AT&T is failing to provide fast Internet service to many customers and is doing a poor job maintaining old copper phone networks, mayors and other elected officials from California and Nevada said yesterday. The officials are taking the side of workers in a union’s ongoing labor dispute with AT&T, saying that the carrier has cut jobs while letting customers suffer long network outages.
“All too many Californians and Nevadans have waited far too long for AT&T to build the high-speed broadband infrastructure promised to them,” the officials said in a letter to AT&T CEO Randall Stephenson. “Not only is AT&T failing to provide access to 21st-century high-speed connections to many communities, but it is also not maintaining the copper lines that are vital to landline phone access, 911 and emergency services and basic Internet service.”
The letter to AT&T was signed by dozens of elected officials from California and Nevada, including the mayors of Reno, Nevada; Santa Clara, Daly City, Chula Vista, Emeryville, Berkeley, and Arvin, California. It was also signed by Los Angeles City Council members Mike Bonin and Curren Price, California Sens. Jim Beall and Josh Newman, and California State Assembly member Tom Daly. Arvin Mayor Jose Gurrola said in a press release that “AT&T has reneged on its responsibility to customers in more rural areas like Arvin.”
AT&T outage restoration times are sub par
Service quality data provided by AT&T to the California Public Utilities Commission (CPUC) shows that AT&T has been failing to meet the state’s minimum quality standards for telephone service every month for years, the Communications Workers of America (CWA) union said.
“AT&T missed the CPUC’s out-of-service report standard every month since 2014,” the CWA wrote in an analysis of the data. “The CPUC minimum standard for out-of-service reports is 90 percent within 24 hours—that is, 90 percent of AT&T CA’s reported outages must be restored within 24 hours to meet the standard. AT&T CA missed the standard every month in the last 36 months. In the fourth quarter of 2016 (the most recent data available), only 54 percent of outages were restored within 24 hours, far below the CPUC standard. In Dec. 2016, only 46 percent of reported outages were restored within 24 hours.”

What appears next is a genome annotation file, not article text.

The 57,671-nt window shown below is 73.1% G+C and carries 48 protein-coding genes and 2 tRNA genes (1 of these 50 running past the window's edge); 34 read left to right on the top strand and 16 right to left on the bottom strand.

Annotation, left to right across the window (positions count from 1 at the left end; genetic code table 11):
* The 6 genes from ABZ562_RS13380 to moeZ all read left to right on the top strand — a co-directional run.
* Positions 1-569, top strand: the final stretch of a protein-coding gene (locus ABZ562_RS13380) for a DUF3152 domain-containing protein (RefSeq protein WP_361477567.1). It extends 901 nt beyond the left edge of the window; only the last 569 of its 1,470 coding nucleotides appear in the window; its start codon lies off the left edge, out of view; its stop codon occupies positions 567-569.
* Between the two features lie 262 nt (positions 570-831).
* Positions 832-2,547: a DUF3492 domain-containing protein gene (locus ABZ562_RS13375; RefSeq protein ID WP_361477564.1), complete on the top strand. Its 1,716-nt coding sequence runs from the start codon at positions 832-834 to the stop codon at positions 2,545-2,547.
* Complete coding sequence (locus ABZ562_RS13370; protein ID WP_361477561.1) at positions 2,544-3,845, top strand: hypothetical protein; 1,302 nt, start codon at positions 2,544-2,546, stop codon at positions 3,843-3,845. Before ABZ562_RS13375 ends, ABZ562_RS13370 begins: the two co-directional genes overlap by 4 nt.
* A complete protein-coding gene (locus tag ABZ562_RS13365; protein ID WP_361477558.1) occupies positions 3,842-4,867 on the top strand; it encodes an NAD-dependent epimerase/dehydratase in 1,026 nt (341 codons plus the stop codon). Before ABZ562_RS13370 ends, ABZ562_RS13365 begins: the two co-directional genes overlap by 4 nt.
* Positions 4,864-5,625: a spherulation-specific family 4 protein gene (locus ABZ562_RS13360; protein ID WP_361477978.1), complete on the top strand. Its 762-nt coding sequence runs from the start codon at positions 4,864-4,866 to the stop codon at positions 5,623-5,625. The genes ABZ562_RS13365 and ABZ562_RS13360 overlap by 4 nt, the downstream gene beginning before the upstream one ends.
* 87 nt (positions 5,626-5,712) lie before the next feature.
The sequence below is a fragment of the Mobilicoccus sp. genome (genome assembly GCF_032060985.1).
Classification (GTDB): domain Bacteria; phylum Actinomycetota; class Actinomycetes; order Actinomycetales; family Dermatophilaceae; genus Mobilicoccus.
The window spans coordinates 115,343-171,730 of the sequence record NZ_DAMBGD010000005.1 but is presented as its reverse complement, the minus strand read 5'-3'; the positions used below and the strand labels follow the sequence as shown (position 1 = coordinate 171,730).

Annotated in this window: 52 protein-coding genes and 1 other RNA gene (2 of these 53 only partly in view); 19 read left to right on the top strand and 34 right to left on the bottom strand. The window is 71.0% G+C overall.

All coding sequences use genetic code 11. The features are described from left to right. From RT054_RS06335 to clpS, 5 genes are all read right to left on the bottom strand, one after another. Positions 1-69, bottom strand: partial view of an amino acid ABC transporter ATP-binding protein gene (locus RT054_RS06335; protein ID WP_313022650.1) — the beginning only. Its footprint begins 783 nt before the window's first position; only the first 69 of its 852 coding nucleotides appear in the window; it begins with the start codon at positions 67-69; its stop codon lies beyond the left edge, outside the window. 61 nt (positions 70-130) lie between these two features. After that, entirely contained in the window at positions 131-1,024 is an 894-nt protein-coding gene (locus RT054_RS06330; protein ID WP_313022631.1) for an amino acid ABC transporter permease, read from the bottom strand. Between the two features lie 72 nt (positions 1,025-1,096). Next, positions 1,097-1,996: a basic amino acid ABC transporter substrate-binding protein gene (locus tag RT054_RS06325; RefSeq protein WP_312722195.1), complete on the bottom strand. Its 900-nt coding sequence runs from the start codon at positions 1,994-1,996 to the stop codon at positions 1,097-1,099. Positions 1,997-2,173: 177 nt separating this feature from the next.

The 2016 data is “adjusted” to exclude Sundays, federal holidays, and repair tickets where there are delays for things like cable thefts, third-party cable cuts, and lack of access to a home because a customer isn’t available. The data from previous years is unadjusted.
In the 36 months from 2014 to 2016, AT&T’s best performance came in October 2014, when it restored 80.6 percent of outages within 24 hours. Its worst was in December 2014, at 32.3 percent.
AT&T’s average restoration time was 46.9 hours in December 2016 and 36.5 hours in November 2016. (There were 29,633 outage report tickets in December and 26,866 in November.) The average restoration time was above 24 hours in 17 of the 36 months.
AT&T didn’t dispute the data, but it said weather has made the problem worse in recent months. “Ongoing extreme weather conditions in California and the heaviest rain in a decade created an unusually high level of network repair work over the last few months, which we addressed in part by bringing in additional technicians from other parts of the country and doing everything we could to safely address the added load,” AT&T told.
AT&T also said it has “invested more than $7.25 billion in our California wireless and wired networks in the past three years.”
The data cited by CWA can be found on the state utility commission’s website. AT&T was not alone in falling short of quality standards, as other carriers such as Verizon also regularly met the 24-hour repair standard less than 90 percent of the time.
This has been a problem with multiple carriers for years. CPUC wrote in 2011 that “Carriers regularly fail[ed] to meet the service restoration time and trouble ticket answer time standards.” Starting this year, phone companies that fail to meet minimum standards three months in a row can be fined under new CPUC rules.
Elected officials, AT&T, fight over jobs
AT&T has 17,000 technicians and call center employees in California and Nevada, the elected officials’ letter said.
“Yet as AT&T made more than $14 billion in profits last year, paid out $46 million to its top executives and spent billions on costly mergers, the company is attempting to move good quality jobs out of California and Nevada… Over the past five years, AT&T has cut more than 2,500 jobs in California alone, affecting communities from San Diego to Sacramento,” the letter said.
AT&T toldthat it “hired nearly 3,300 people last year alone in California, of which over 2,700 were union-represented employees, and [it is] looking to hire more union workers in California this year.” The company said it is attempting “to reach a fair contract” with the union.